King of Palm Wine Guitar Music
A proud product of Sierra Leone, West Africa, Sooliman Ernest ”Rogie” Rogers (S.E. Rogie) entertained millions of people in the continents of Asia, Africa, North America and Europe with his beautiful silk-like baritone ”golden” voice and outstanding High Life (Palm Wine) guitar-playing before his passing on July, 4 1994. Rogie’s music continues to earn new followers across the globe including music lovers from the continents of Australia and South America.
With a music career that spanned 50+ years, his many accomplishments included a special performance for the “Queen of England” in 1961 during the celebration of independence of Sierra Leone from Great Britain. In many circles in different countries in Africa including his home country, Sierra Leone, Rogie is referred to as an ”African Success Example” that others should aspire to. S.E. Rogie was an unrelenting businessman, an enthusiastic entertainer, and a true ambassador for continent of Africa.
Some of S.E. Rogie’s hits include:
My Lovely Elizabeth
Noh Look Me Lek That
Please Go Easy With Me.
In 1973, S.E. Rogie migrated to the United States and resided in the San Francisco Bay Area (Berkeley, Oakland, Richmond, and El Sobrante). He stayed in the United States until 1988 when he moved to London, England. Rogie’s 15-year stay in California did not produce the big-bang success he had experienced in Africa, but it did create an underground culture for African music that sprouted many followers, copy-cat bands, and recognition from the U.S. local and federal governments.
In the 1980’s, S.E. Rogie’s contributions to the American way of life were recognized by the United States Congress, the United States Senate, and the cities of Berkeley and Oakland in California. Rogie’s ”African Folk and Culture Show” developed educational programs for American school children and created entertainment projects for the convalescent-bound elderly in the San Francisco Bay Area.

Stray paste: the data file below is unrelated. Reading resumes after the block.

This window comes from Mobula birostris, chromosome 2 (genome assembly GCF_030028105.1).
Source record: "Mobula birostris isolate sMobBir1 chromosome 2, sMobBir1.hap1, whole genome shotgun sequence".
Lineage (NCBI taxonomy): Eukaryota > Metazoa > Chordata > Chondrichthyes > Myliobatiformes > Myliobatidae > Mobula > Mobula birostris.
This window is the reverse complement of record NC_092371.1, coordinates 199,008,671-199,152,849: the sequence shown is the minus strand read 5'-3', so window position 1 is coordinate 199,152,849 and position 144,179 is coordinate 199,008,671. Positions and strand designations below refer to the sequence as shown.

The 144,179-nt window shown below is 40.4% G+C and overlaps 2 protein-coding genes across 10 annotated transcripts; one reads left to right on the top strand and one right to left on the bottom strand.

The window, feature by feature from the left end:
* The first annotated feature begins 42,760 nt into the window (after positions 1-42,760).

S.E. Rogie was born, Sooliman Ernest Rogers, in 1926 in the town of ”Fonikoh,” which is located in Pujehun, the southern district of Sierra Leone, West Africa. His father was a prominent community leader whose name was Mboima Kpaka. ”Kpaka,” which translates to ”Rogers” is both a surname and a reference to a certain group of people largely located in Southern Sierra Leone. Kpaka speak Mende, one of many dialects spoken in Sierra Leone. The Mende tribe is one of the largest groups in the Sierra Leonean population.
How Does KPAKA translate to ROGERS?
The story is told that a certain British Christian Missionary whose name was Rogers, took great passion for the Mende people. While living among the people, Rogers developed a liking for a small three-legged seating stool called kpaka. Observing his unconventional attachment to the stool, the people, nicknamed him as Kpaka and in reverse, nicknamed themselves as Rogers. The name stuck.
How Did ROGERS become ROGIE?
In many western societies, if your name is Charles, your nickname is Chuck; if your name is James, your nickname is Jim; if your name is Robert, your nickname is Bob, and so forth. Earlier in his career S.E. Rogers started referring to himself as ”Roy” and ”Rogie” in his songs. As time past, the ”Rogie” name became more prominent. Sooliman Rogers eventually adopted S.E. Rogie as his official name. Now in Sierra Leone and other places, if your name is Rogers, your nickname is automatically Rogie. Every Kpaka is now a Rogie.
S.E. Rogie is voted as one of the best African musicians, ever.
In December 2004, the British Broadcasting Corporation (BBC NEWS) conducted a ”What is the best song ever produced by an African musician?” poll. Out of the millions of songs produced from African, they selected 10 of which, one of them was ”My Lovely Elizabeth” by S.E. Rogie.
The true mark of success in any endeavor is evident by the fact that others after you may try really hard to copy you, to be just like you, and/or to use your inspiration as a springboard to lunch their own dreams. S.E. Rogie’s music continues to inspire the world and many types of musicians (in different genres, even Rock’n’Roll) have attributed their inspiration to S.E. Rogie.
Success in Death
Rogie died on stage in Russia. Many people will say: ”I want to die doing what I love.” In the case of S.E. Rogie, this was literally true. Many months before his death at age 68, Rogie had undergone a by-pass heart surgery. While he canceled a few shows to rest and heal, he could not pass the opportunity to entertain the Russian people. Against the advice of his doctor, half-healed Rogie traveled to Russia to perform what would become his last show.
S.E. Rogie lost consciousness while one stage performing. His soul slipped into the other world and left this earth forever. He continues to be missed by people everywhere even as his music continues to gain universal appeal.